Fort Totten ANC seeks investigation after WWI shell’s possible link to chemical weapon cleanup

The possible link between an empty World War I shell, discovered in 2020 during construction of a trail through Fort Totten Park, and the massive Spring Valley cleanup of chemical weapons has the local Advisory Neighborhood Commissioner seeking a “thorough investigation.”

Gordon-Andrew Fletcher, ANC Commissioner 5A08, represents the area where the National Park Service discovered a World War I-era unexploded shell during construction of a paved, lit trail through wooded parkland that will replace an informal path neighbors in Michigan Park used to get to the Fort Totten Metro station in Northeast D.C.

“I was really excited to learn that the pathway was going to be paved,” Fletcher said. “But I do commend Congresswoman Eleanor Holmes Norton for calling for a meeting with all necessary stakeholders, because this is an environmental safety issue.”

In response to WTOP’s reporting that the empty 75mm shell discovered by the NPS had been modified for use as a chemical weapon and that contaminated soil from the Spring Valley cleanup had been trucked to Fort Totten in 1992, Norton sent a letter, Thursday, calling for a joint meeting of the National Park Service, the Army Corps of Engineers, Metro and council members and ANC from Wards 5 and 3.

Norton’s letter said she wanted to learn “the scope of the investigation of the trail and surrounding areas for ordnance and soil and groundwater contamination. It appears the ordnance may be linked to the Spring Valley Formerly Used Defense Site,” Norton wrote.

Fletcher agreed with Norton.

“I think we have to make sure we do a thorough search, a thorough investigation, to make sure that there’s nothing there, for years to come,” said Fletcher, who is also a candidate in the upcoming primary for Ward 5 council seat. “It may be time-consuming, but we’re talking about the safety of our residents.”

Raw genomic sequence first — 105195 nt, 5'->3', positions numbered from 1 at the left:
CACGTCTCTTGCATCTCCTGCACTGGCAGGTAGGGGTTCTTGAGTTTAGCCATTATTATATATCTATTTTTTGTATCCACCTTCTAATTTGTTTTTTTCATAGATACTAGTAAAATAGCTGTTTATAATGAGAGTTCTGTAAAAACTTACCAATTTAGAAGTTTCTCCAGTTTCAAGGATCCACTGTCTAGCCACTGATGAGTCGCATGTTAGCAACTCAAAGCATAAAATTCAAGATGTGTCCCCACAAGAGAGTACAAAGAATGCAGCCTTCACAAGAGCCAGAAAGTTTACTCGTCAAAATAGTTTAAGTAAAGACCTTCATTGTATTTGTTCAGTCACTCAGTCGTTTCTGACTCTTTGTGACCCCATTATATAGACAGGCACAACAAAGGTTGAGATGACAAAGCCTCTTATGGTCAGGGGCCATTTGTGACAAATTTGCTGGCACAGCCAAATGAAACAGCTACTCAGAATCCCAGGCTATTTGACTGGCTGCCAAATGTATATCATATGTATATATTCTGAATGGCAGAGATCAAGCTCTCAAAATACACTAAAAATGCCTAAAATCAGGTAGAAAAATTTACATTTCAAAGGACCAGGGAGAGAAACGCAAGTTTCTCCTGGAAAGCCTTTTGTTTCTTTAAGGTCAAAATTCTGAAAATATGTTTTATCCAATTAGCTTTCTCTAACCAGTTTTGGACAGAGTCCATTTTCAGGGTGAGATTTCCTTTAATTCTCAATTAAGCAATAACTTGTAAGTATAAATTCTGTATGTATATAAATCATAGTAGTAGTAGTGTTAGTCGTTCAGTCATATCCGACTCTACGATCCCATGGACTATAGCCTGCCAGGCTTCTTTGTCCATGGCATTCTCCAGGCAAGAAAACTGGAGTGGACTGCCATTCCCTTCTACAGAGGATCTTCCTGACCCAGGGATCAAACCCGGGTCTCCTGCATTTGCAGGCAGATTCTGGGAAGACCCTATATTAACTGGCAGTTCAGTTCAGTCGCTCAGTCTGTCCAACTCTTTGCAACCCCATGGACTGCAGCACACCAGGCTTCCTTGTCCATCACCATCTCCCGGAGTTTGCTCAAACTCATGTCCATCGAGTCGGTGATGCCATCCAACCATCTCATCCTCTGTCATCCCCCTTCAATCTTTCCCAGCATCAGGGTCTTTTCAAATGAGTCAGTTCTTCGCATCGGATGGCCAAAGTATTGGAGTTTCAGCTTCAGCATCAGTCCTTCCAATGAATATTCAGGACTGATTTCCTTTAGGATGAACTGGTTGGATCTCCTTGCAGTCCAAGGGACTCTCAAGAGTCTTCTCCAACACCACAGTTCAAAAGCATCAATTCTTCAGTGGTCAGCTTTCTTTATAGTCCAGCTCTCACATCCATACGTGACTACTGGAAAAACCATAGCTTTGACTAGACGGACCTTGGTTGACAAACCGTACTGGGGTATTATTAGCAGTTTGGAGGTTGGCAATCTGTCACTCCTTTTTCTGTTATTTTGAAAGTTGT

Cynthia Hernandez, with the National Park Service, said after the discovery of the shell, which was lying on the surface after heavy rains, the agency searched the area.

“The NPS investigation of the trail site at Fort Totten did not reveal any additional shells or concerns for the health or safety of the community,” said Hernandez. The Park Service said it’s working with a contractor to redesign a segment of the planned trail to avoid WMATA’s Metrorail infrastructure and plans to resume trail construction following completion of that design.

Without specifying what steps he would like to see taken in conducting a more thorough investigation, Fletcher advocated for the safety of residents.

“Ward 5 already has many environmental safety concerns due to air pollution and leaking underground storage tanks,” said Fletcher, noting that residents in the Brentwood neighborhood have filed suit against Mayor Muriel Bowser to stop the District from building a bus depot.

“I am committed to ensuring that residents across the District of Columbia are safe from ordnance, chemical weapons and soil and groundwater contamination,” Norton added.

While a lengthy investigation would likely slow construction of the long-awaited path, Fletcher prioritizes safety.

“I would like for it to be done as swiftly and as efficiently as possible, but thoroughness should be at the forefront,” Fletcher said. “And, then we could get back to getting that pathway paved.”

Neal Augenstein

Neal Augenstein has been a general assignment reporter with WTOP since 1997. He says he looks forward to coming to work every day, even though that means waking up at 3:30 a.m.

Federal News Network Logo
Log in to your WTOP account for notifications and alerts customized for you.

Sign up